COLUMBUS, Ohio (AP) — Ohio voters were deciding ballot issues on Tuesday that would place limits on drug prices and expand victims’ rights in criminal proceedings, along with several mayoral races.
No problems were reported Tuesday morning as the polls opened, said Sam Rossi, a spokesman for the secretary of state. Election directors in parts of northeastern Ohio had relocated some polling sites after a severe storm over the weekend caused power outages across the region.
Fewer absentee ballots were requested ahead of Tuesday’s election than for an equivalent election cycle two years ago, but more of those ballots have been cast, Secretary of State Jon Husted said. Almost 450,000 Ohioans had requested absentee ballots as of Monday, and over 385,000 of them had been cast.
Absentee ballots that hadn’t been postmarked by Monday’s deadline still could be hand-delivered to election boards Tuesday before poll close at 7:30 p.m.
While low voter turnout is typical in off-year elections, early voting figures in some counties indicate voter interest is higher than normal, particularly in city elections with incumbents facing spirited challenges. Democrats have continued to do well in large urban areas, while Republicans have dominated recent statewide votes, including Donald Trump last year.
With TV ad blitzes, the statewide issues also have drawn interest.
Marsy’s Law for Ohio, or Issue 1, aims to expand crime victims’ rights to more closely match those of the accused. The proposed constitutional amendment assures that victims and their families receive notice of court proceedings, have input on plea deals and other rights.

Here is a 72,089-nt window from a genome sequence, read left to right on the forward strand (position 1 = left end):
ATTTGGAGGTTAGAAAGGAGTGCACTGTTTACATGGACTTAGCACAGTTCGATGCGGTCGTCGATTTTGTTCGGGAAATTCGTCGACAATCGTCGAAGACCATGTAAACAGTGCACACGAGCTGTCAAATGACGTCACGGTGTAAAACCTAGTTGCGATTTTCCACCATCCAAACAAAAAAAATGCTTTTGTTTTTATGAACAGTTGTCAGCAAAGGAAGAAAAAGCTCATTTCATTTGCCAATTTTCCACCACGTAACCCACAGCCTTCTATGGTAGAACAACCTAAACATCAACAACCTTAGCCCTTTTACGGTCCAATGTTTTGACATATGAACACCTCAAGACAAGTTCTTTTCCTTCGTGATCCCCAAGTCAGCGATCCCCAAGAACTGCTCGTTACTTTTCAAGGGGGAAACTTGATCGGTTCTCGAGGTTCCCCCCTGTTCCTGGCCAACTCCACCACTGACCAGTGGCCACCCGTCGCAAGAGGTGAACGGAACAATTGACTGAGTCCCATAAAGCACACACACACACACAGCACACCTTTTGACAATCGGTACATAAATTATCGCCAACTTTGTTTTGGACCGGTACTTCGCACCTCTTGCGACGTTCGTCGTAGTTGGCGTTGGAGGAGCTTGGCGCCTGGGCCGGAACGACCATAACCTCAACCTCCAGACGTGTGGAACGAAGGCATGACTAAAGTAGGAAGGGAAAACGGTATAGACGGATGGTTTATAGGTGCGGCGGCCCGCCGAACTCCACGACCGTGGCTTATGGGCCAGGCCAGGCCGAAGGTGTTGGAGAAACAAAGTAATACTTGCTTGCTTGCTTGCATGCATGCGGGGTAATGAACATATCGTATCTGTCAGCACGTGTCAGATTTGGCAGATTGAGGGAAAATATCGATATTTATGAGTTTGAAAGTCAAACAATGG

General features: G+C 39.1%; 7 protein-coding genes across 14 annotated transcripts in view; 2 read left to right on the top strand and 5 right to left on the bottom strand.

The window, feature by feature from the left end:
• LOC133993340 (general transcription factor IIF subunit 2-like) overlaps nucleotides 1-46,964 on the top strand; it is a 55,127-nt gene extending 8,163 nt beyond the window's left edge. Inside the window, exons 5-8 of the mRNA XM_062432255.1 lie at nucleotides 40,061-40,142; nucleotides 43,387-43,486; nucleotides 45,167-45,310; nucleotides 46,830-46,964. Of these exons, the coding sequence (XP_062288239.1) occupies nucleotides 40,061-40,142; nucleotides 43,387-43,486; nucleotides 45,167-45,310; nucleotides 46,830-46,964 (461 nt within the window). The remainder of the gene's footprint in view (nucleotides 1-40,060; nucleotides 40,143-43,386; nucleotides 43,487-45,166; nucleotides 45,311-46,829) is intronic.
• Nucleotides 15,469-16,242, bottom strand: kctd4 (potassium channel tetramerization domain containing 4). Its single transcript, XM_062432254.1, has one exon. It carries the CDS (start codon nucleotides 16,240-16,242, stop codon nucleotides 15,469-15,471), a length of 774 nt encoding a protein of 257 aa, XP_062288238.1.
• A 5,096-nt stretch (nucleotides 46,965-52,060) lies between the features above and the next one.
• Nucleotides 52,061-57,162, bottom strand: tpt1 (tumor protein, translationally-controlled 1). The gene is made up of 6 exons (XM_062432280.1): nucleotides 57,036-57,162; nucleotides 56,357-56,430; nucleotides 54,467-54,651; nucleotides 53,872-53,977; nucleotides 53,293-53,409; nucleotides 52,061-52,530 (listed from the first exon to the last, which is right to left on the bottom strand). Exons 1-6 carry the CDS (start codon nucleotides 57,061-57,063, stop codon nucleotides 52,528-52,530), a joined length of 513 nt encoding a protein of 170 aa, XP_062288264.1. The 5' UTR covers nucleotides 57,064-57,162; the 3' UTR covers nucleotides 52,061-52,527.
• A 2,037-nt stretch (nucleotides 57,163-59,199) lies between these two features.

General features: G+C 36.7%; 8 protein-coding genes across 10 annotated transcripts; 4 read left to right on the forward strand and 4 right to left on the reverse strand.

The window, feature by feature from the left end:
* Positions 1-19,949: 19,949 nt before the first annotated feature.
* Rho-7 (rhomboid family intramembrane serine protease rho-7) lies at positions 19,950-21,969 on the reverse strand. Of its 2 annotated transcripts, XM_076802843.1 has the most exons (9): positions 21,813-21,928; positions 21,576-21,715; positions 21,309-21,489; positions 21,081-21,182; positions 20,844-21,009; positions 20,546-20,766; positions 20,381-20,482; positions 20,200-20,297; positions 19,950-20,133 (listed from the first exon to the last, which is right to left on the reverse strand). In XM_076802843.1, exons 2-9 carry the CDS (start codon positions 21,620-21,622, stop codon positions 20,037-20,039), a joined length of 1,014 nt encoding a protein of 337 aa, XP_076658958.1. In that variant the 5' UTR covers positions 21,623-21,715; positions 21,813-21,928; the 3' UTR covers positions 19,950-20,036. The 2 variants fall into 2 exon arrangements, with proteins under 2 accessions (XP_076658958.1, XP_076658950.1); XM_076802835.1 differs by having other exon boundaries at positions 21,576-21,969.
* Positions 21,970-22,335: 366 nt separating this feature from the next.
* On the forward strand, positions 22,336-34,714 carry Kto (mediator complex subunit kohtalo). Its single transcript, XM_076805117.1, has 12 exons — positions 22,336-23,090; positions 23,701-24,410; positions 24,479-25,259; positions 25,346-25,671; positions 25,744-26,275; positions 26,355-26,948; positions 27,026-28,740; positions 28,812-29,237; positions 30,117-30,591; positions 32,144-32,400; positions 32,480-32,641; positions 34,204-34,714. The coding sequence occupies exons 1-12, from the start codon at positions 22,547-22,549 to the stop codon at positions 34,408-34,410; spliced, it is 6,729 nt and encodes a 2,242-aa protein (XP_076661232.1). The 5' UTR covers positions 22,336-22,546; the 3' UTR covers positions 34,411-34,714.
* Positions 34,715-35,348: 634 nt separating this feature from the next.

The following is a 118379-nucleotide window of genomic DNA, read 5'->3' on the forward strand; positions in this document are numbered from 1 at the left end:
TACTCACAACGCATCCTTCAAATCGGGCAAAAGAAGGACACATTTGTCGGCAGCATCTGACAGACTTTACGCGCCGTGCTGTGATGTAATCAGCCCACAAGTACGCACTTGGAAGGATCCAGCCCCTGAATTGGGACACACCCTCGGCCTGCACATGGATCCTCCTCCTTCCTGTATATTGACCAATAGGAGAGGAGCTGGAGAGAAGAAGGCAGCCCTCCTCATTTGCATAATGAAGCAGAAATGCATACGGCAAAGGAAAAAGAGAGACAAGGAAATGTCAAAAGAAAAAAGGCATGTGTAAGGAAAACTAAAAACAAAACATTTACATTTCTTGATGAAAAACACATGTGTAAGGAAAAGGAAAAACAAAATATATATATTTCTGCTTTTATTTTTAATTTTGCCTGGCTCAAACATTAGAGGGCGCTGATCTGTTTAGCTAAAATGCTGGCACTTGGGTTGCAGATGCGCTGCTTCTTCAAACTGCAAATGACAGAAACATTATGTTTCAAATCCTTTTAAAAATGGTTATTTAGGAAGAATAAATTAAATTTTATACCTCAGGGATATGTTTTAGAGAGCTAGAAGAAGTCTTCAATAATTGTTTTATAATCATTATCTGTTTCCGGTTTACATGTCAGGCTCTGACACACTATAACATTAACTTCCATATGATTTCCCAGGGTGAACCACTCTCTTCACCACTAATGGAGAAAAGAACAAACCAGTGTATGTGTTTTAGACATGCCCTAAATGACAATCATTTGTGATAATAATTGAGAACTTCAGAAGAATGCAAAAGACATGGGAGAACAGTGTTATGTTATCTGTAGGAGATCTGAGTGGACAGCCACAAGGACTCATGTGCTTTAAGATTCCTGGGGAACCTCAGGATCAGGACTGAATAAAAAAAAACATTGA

Similar measures have seen pushback in some states where they’ve passed. Opponents cite unintended consequences, such as law enforcers halting the release of vehicle crash reports for fear it would be unconstitutional.
Reported spending on Issue 2, the Ohio Drug Price Relief Act, already has topped $65 million, making it the most expensive ballot campaign in Ohio history.
The proposal seeks to curb prescription drug prices paid by the state for prisoners, injured workers and poor people.
An opposition campaign funded by the pharmaceutical industry says it would reduce access to medicines and raise prices for veterans and others.
Many cities, townships and villages have local elections Tuesday, and there are hundreds of communities with school levies and other local measures.
In Cleveland, Frank Jackson is seeking a record fourth four-year term as mayor, opposed by fellow Democrat and longtime City Councilman Zack Reed. Jackson says he has steered the city through tough times, including the recession and housing crisis. Reed pledges to increase public safety, planning to hire hundreds more police officers.
Cincinnati Mayor John Cranley is seeking a second term against City Councilwoman Yvette Simpson, who led primary vote-getters. Both are Democrats. He claims "a proven track record of progress" for the city, while she said she has a strong vision that is more inclusive.
In Toledo, Mayor Paula Hicks-Hudson, a former city council president, is seeking her first full term after winning a special election two years ago. She’s up against Lucas County Treasurer Wade Kapszukiewicz, who was endorsed by The Blade newspaper.
Sewell reported from Cincinnati.